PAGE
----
Lateral views showing motion of head and neck during whiplash injury.
A second method of how the brain can be injured in high speed velocity change scenarios (a fall from a great height, high speed car accident) is called "Isotropic Stress." Whereas diffuse axonal injury involves the deforming or stretching of the brain tissue, resulting in tearing, isotropic stress causes damage through a "pulse" or "pressure wave" that moves through the brain at extraordinarily high speeds. The damage is caused by a sudden change in the density of the inside of an individual brain cell. The instant compression causes damage to the internal structures of the brain cells.
Many of these same types of injuries have been discovered and treated in veterans returning from the Iraq war. They have often been exposed to the proximity blast of explosive charges. The pressure or pulse from the explosion moves through their body and as it move through the brain it causes damage to the cells. Although many of these soldiers look ?fine? and have no bleeding, they can and will suffer serious brain injury as a result.
Because of the large number of veterans injured in this way, lots of research is being done on this type of brain injury at the present time and there should be studies available for an update on this new insight into TBI in mid-2008.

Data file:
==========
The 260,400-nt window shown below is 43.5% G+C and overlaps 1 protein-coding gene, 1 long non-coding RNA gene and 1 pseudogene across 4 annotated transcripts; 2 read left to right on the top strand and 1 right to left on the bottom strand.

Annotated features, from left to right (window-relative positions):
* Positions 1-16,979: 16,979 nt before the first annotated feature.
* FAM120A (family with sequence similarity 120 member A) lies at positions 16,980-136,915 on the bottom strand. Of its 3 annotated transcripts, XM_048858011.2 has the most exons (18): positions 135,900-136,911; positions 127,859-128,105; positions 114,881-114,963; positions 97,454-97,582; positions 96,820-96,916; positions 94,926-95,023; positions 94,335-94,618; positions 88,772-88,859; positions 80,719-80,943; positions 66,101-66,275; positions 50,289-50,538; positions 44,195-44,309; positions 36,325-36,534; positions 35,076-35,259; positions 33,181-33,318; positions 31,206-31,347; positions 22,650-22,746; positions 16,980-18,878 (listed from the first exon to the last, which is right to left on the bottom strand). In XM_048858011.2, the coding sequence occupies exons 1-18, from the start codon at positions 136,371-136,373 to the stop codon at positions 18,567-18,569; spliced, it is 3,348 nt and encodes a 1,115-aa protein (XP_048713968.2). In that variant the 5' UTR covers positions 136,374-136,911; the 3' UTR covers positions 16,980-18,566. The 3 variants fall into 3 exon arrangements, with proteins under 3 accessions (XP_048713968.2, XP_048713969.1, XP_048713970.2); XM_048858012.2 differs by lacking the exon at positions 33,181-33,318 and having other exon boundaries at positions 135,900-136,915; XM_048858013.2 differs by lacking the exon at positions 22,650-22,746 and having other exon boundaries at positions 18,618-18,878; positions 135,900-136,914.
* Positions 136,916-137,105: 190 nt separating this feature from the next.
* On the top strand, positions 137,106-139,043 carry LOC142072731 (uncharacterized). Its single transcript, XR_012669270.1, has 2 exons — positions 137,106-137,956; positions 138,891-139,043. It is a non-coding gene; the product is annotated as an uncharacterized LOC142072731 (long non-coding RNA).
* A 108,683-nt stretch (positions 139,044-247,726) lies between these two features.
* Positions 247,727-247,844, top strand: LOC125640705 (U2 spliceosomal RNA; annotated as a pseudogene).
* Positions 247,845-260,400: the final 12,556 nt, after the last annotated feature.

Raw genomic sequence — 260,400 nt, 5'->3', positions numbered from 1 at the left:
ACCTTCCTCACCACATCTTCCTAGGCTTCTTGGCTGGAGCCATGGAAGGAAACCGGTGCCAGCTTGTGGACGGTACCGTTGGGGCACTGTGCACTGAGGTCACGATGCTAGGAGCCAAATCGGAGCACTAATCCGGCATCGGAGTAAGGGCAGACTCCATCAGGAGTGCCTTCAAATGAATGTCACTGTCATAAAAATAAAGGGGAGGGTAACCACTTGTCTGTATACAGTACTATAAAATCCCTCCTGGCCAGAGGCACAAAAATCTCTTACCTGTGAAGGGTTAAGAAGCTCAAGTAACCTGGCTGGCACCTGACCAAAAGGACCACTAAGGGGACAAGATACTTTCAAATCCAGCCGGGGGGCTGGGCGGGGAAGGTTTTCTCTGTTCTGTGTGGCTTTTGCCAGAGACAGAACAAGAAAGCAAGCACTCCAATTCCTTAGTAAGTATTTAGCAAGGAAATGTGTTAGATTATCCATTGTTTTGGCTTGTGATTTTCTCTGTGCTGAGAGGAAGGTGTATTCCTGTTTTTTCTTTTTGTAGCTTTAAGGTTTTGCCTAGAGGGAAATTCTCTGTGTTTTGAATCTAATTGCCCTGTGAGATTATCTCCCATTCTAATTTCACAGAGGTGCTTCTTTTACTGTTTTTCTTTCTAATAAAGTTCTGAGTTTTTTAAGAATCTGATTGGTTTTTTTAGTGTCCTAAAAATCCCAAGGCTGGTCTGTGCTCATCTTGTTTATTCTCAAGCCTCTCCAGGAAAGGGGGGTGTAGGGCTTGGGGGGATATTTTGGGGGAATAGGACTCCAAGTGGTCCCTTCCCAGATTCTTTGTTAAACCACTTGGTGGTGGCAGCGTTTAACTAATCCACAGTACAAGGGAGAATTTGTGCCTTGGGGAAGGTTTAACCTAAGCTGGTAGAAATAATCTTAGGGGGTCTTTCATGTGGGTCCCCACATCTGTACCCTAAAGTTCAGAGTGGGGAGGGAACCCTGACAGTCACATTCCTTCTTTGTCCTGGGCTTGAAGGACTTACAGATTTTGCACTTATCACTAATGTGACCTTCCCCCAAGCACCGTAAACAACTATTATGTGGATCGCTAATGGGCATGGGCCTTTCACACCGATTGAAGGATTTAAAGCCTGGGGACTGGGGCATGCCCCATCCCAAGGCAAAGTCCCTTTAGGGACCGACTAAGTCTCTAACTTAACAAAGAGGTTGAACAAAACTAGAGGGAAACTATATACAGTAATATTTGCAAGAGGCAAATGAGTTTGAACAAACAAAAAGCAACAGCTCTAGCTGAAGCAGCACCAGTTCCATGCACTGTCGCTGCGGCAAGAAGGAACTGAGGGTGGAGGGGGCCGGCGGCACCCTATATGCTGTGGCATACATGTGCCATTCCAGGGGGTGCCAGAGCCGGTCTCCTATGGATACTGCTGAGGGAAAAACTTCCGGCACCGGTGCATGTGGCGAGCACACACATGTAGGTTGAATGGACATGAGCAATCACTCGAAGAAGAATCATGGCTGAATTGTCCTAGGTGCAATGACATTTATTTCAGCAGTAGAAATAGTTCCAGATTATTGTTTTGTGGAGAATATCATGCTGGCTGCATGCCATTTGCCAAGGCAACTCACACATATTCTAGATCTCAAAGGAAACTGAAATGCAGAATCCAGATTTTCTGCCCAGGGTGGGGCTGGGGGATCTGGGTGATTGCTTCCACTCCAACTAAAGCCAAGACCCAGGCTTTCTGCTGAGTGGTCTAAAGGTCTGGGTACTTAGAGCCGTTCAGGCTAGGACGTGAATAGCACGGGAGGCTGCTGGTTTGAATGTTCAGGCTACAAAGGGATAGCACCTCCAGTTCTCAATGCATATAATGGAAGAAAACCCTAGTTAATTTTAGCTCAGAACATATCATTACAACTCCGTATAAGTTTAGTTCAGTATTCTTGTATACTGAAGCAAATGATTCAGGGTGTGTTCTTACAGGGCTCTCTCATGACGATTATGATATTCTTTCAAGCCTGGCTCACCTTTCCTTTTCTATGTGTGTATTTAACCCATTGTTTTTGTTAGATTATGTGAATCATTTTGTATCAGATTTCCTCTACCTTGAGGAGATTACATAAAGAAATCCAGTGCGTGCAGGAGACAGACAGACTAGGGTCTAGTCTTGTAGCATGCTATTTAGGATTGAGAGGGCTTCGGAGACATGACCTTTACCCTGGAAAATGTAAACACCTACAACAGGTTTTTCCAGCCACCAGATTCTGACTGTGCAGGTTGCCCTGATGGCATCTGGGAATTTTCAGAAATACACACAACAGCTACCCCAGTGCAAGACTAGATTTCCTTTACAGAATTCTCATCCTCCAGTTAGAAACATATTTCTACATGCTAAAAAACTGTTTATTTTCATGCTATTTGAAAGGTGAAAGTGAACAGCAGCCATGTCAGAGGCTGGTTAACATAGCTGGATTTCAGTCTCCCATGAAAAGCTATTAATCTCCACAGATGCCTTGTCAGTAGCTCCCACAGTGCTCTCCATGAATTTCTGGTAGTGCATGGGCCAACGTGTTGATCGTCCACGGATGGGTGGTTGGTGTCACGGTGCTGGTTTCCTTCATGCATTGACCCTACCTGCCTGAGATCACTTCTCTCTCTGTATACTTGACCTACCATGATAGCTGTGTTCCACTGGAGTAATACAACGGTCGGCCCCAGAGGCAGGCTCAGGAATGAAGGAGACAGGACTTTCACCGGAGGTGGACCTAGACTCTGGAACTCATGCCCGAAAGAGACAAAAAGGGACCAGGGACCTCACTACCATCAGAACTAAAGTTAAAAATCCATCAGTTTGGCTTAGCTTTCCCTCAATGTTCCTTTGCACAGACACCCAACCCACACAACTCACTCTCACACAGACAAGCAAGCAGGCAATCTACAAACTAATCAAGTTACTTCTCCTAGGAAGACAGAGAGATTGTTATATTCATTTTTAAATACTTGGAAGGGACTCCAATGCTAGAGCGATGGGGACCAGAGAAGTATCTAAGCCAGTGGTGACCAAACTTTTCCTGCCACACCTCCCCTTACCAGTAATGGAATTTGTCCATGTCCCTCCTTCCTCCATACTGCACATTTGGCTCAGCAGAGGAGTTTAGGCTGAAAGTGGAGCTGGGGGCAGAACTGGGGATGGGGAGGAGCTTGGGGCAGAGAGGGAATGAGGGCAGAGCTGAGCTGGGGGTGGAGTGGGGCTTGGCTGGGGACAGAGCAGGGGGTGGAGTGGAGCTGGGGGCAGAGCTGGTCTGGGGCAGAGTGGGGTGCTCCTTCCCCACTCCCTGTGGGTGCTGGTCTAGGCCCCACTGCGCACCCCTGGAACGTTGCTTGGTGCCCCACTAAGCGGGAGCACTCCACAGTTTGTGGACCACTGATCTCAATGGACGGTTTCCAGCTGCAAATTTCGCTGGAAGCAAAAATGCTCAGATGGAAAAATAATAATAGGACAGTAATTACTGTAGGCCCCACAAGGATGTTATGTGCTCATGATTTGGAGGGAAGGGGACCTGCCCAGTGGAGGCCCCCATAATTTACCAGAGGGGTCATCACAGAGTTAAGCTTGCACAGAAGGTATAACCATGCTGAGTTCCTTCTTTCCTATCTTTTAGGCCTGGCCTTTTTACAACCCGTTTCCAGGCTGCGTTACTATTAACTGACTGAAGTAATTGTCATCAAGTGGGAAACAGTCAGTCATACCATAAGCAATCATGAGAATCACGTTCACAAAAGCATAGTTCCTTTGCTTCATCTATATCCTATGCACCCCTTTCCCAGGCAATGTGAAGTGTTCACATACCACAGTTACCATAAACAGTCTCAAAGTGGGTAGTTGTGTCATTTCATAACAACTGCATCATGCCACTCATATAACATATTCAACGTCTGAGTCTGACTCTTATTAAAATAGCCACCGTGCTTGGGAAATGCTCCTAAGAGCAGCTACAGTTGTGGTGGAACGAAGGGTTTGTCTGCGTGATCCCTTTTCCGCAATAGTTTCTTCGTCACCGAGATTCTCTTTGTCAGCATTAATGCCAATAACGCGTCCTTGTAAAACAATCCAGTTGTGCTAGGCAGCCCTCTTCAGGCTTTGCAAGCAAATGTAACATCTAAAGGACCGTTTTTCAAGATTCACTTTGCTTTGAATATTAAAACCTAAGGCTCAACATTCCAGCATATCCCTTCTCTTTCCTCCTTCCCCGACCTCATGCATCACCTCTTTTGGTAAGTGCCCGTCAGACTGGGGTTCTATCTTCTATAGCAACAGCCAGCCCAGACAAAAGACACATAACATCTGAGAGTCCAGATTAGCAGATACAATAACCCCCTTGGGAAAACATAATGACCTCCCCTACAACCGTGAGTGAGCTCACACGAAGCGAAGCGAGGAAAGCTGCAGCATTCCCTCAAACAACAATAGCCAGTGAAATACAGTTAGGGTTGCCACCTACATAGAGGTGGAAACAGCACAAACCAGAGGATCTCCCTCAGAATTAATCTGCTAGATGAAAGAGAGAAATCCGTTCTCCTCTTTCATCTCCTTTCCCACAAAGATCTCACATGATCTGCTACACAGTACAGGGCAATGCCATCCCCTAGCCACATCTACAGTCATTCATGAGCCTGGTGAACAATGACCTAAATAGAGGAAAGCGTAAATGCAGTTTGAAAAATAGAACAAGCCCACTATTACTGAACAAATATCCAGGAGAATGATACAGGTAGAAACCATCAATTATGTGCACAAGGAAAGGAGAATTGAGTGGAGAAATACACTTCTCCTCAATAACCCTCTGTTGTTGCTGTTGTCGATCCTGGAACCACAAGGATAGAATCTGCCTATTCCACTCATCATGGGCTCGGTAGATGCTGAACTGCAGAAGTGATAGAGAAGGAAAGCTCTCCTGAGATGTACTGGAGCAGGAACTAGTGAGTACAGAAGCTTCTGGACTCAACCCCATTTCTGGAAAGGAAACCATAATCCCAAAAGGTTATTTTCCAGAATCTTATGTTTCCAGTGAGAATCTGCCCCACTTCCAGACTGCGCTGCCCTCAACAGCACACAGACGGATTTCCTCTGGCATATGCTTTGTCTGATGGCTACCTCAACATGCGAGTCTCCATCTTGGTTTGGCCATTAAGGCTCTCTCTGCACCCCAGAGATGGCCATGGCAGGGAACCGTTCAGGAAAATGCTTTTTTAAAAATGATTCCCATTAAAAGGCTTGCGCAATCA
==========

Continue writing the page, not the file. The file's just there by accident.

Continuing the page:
Hypoxia or Toxic Substance ExposureThe brain is more susceptible to injury through lack of oxygen (hypoxia) than any other part of the body. Hypoxia can occur in conjunction with other injuries (heart attack) or from any other situation where breathing or oxygen intake is impaired. Damage from hypoxia is often seen in the hippocampus, an area of the brain necessary for laying down new memories. Exposure to toxic chemicals (lead, toluene, carbon monoxide, among many others) can also cause brain damage, depending on the level of exposure and the duration of exposure, the combination of which is called the "dose."
Secondary Types of Brain InjuryIn addition to direct neural damage discussed above, injury to the brain can also result as a secondary phenomenon following injury to nonneurologic structures.
Edema - is a swelling of the brain. Swelling of the brain becomes dangerous when the swelling causes a rise in intracranial pressure which prevents blood from entering the skull to deliver glucose and oxygen to the brain. Sustained high intracranial pressure can be relieved through medication, or in more severe cases, by placing a hole in the skull to drain off some of the high-pressure cerebrospinal fluid.